My observations remain much the same as last year: the David Brookses of the world would look at the sheer number of exurban red districts in the fast-growing column and the number of urban blue districts in the shrinking column, and point to hundreds of years of Republican dominance as urbanites are pulling away from the teat of the welfare state and moving out to the exurbs to make a fresh start as Patio Man and Realtor Mom.

Not exactly: as the suburbs start to spread outward into these districts, bringing their annoying diversity, density, and workaday problems with them, these red districts are, for the most part, becoming Democratic. Just for a few examples, consider CA-25, which went from 59-40 for Bush to 49-48 for Obama, or NC-09, which went from 63-36 for Bush to 55-45 for McCain. In addition — as we’ll see in the next installment, where we’ll focus on changes in race — immigrants are often making the suburbs their first destination, quickly changing the complexion of the outer rings around many cities.

Some of you may be wondering, “Well, wouldn’t change by percentage instead of by raw numbers be more interesting?” In this case, it barely makes a difference in terms of ranking, because we’re starting from essentially the same baseline everywhere in 2000 (generally around 660,000). The most noteworthy exception is UT-03, which is lower down the list of gainers (13th) when ordered by percentage because Utah districts started out large.

Another way of looking at this question that isn’t quite so interesting is: what are the most (and least populous) districts? Most of the lists are completely the same, but there are some oddball picks in there, districts that simply started out very big (MT-AL) or very small (WY-AL). The top 10 most populous, by 2008 numbers, are: AZ-02, UT-03, MT-AL, NV-03, AZ-06, TX-10, FL-05, GA-07, UT-01, and UT-02. The 10 least populous are: LA-02, RI-01, RI-02, WY-AL, OH-11, NE-03, MI-13, IA-05, PA-14, and WV-03. (These suggest that, come 2020, we may be looking at Rhode Island dropping to a single district and Nebraska and West Virginia dropping to two each.)

Finally, here’s one other way of slicing and dicing the numbers that’s worth a look: the population change between 2007 and 2008. I was expecting to see a lot of people fleeing the worst epicenters of economic collapse (the manufacturing problems of Detroit and Cleveland, the housing bubble-related problems of Phoenix, southern Florida, and California’s Central Valley), but I simply don’t see much of a pattern. More likely what happened is that the economic crisis really put a damper on overall mobility in the last year, as many demographers have suggested… and what we’re seeing is a lot of float within the margin of error (as, remember, the ACS is an estimate, and there’s a plus-or-minus of more than 10,000 on their population estimates).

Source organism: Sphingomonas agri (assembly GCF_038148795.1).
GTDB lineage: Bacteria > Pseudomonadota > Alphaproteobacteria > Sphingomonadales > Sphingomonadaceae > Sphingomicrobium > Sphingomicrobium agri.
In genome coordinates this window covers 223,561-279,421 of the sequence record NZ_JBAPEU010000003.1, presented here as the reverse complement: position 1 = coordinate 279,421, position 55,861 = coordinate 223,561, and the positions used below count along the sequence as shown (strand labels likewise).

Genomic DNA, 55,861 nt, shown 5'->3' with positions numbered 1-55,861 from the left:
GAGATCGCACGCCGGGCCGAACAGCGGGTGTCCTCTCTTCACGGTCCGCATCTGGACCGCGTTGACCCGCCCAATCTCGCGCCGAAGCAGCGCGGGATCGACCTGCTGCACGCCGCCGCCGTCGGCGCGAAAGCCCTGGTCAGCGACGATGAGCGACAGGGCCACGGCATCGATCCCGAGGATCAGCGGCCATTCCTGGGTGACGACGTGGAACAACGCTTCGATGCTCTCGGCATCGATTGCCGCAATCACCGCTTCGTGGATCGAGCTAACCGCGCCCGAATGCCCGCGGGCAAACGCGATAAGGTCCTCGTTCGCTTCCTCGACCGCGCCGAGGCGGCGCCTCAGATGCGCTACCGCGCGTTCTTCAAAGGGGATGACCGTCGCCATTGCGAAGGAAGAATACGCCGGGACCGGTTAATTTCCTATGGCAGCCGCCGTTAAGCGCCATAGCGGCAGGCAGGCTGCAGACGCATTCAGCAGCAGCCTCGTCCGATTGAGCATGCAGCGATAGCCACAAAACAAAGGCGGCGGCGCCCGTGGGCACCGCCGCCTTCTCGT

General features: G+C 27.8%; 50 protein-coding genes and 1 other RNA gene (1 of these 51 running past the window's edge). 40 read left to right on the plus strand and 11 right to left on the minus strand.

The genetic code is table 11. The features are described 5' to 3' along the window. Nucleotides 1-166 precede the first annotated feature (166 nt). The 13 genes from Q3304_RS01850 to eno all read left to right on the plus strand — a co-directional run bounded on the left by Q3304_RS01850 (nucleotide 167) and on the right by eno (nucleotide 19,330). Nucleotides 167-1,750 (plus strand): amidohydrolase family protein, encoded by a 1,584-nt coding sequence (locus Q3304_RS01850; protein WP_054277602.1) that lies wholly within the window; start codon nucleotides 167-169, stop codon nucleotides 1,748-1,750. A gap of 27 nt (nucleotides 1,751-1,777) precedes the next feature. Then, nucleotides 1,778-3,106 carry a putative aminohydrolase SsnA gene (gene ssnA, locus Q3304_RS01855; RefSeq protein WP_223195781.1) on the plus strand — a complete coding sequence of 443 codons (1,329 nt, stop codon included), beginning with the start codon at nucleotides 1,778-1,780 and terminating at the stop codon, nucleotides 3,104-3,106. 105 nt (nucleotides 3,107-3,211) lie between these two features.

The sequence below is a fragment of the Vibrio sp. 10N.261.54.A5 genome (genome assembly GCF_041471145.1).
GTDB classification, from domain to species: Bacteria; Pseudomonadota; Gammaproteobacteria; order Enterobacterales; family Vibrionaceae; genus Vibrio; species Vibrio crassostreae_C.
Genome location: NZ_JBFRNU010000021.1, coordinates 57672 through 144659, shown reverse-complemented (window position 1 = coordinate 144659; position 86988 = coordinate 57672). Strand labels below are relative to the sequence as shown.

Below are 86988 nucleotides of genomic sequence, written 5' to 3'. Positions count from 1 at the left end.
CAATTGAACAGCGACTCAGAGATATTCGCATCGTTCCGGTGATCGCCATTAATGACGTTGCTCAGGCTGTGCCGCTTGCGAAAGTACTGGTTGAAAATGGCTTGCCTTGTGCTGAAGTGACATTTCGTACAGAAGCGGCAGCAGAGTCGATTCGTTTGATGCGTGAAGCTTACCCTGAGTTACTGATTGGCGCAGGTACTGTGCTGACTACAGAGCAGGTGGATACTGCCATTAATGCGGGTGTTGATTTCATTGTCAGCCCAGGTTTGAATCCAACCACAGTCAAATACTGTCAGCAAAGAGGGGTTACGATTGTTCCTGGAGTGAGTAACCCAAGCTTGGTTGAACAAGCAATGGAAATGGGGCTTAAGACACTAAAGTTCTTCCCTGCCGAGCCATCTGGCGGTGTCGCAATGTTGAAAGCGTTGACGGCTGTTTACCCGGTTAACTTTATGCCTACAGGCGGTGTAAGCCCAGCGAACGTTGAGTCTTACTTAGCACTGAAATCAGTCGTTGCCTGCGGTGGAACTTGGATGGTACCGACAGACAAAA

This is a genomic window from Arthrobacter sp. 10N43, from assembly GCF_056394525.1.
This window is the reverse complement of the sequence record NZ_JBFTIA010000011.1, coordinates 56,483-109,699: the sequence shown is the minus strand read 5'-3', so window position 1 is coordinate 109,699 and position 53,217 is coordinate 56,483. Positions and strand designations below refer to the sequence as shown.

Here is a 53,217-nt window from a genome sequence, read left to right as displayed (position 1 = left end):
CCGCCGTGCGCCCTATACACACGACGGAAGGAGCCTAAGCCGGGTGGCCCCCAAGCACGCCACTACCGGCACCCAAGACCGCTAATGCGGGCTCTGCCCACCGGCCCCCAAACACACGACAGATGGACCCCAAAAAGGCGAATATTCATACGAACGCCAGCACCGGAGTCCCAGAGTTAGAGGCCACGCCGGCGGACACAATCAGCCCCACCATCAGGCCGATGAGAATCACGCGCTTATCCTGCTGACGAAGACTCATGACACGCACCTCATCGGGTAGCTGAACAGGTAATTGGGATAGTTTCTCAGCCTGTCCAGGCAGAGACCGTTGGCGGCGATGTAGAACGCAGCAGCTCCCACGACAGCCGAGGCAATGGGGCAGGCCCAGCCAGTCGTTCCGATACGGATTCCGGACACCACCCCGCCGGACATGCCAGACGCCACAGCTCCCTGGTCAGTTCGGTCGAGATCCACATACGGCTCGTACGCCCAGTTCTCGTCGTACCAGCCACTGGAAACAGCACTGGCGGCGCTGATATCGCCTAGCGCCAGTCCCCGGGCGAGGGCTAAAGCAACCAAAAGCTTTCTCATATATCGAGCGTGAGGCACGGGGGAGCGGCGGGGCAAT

Here are the biggest gainers over one year. As I hinted at, the fastest growing district is LA-02, although it’s still way off from its peak:


District Rep. 2007 2008 Change
LA-02 Cao (R) 395,592 469,262 73,670
UT-03 Chaffetz (R) 907,472 974,639 67,167
TX-10 McCaul (R) 898,647 955,363 56,716
AZ-02 Franks (R) 939,215 991,439 52,224
NY-01 T. Bishop (D) 667,336 713,084 45,748
CA-08 Pelosi (D) 621,146 664,963 43,817
TX-12 Granger (R) 770,083 813,561 43,478
CA-47 Lo. Sanchez (D) 617,224 657,705 40,481
CA-50 Bilbray (R) 708,288 747,880 39,592
CA-25 McKeon (R) 782,014 819,973 37,959

And here are the biggest losers. There are a lot of southern California districts here, but they tend to be either Hispanic-majority districts or comfortable, established areas (CA-46), rather than the stereotypical instant exurbs of CA-44 and CA-45 where option ARMs got a new generation of homeowners into the balsa-wood-and-drywall duplexes of their dreams. Also, interestingly, rather than the canyons of empty condo towers along Florida’s Gold Coast, instead the leader is FL-21, a neighborhood of established middle-class Cubano suburbs west of Miami.


District Rep. 2007 2008 Change
FL-21 L. Diaz-Balart (R) 707,168 670,760 – 36,408
CA-39 Li. Sanchez (D) 669,981 635,955 – 34,026
TX-07 Culberson (R) 782,163 751,034 – 31,129